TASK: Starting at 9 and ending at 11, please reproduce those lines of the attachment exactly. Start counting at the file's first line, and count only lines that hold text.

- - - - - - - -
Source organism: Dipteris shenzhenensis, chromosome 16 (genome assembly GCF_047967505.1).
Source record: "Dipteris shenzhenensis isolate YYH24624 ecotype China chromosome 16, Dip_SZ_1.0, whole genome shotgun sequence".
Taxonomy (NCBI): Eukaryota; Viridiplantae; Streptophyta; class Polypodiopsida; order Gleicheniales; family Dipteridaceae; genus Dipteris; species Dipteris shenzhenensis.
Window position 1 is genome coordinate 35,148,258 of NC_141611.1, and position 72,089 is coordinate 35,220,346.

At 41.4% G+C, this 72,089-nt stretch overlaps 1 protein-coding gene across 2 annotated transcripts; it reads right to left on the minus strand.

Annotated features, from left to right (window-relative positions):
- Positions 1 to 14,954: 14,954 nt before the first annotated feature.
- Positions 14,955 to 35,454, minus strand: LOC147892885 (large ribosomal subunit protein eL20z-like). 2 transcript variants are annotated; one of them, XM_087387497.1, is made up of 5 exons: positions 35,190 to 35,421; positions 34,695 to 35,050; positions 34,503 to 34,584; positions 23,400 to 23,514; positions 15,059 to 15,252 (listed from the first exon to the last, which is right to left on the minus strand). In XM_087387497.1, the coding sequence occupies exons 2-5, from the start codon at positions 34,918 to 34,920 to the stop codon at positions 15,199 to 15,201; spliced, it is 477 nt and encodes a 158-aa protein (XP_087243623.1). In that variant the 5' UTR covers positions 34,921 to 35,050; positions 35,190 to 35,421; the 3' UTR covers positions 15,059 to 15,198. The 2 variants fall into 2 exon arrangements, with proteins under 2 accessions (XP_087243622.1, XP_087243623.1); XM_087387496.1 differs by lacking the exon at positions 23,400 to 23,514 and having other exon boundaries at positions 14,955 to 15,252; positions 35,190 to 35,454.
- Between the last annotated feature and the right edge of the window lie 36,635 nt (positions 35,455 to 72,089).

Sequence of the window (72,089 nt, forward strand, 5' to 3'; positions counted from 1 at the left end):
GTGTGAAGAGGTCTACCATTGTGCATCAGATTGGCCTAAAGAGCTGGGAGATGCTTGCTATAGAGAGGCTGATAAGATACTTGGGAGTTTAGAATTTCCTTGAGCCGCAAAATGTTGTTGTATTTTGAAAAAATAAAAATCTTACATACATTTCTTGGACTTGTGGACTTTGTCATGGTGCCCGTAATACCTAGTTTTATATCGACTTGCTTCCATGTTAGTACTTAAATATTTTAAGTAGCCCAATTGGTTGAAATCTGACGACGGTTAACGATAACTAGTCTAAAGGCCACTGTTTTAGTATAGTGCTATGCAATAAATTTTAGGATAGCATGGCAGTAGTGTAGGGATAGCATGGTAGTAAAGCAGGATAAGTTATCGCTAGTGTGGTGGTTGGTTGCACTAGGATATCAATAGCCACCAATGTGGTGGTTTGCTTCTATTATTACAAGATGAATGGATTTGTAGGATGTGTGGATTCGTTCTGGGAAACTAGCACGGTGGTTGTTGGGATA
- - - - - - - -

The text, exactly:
- Between the last annotated feature and the right edge of the window lie 36,635 nt (positions 35,455 to 72,089).

Sequence of the window (72,089 nt, forward strand, 5' to 3'; positions counted from 1 at the left end):
GTGTGAAGAGGTCTACCATTGTGCATCAGATTGGCCTAAAGAGCTGGGAGATGCTTGCTATAGAGAGGCTGATAAGATACTTGGGAGTTTAGAATTTCCTTGAGCCGCAAAATGTTGTTGTATTTTGAAAAAATAAAAATCTTACATACATTTCTTGGACTTGTGGACTTTGTCATGGTGCCCGTAATACCTAGTTTTATATCGACTTGCTTCCATGTTAGTACTTAAATATTTTAAGTAGCCCAATTGGTTGAAATCTGACGACGGTTAACGATAACTAGTCTAAAGGCCACTGTTTTAGTATAGTGCTATGCAATAAATTTTAGGATAGCATGGCAGTAGTGTAGGGATAGCATGGTAGTAAAGCAGGATAAGTTATCGCTAGTGTGGTGGTTGGTTGCACTAGGATATCAATAGCCACCAATGTGGTGGTTTGCTTCTATTATTACAAGATGAATGGATTTGTAGGATGTGTGGATTCGTTCTGGGAAACTAGCACGGTGGTTGTTGGGATA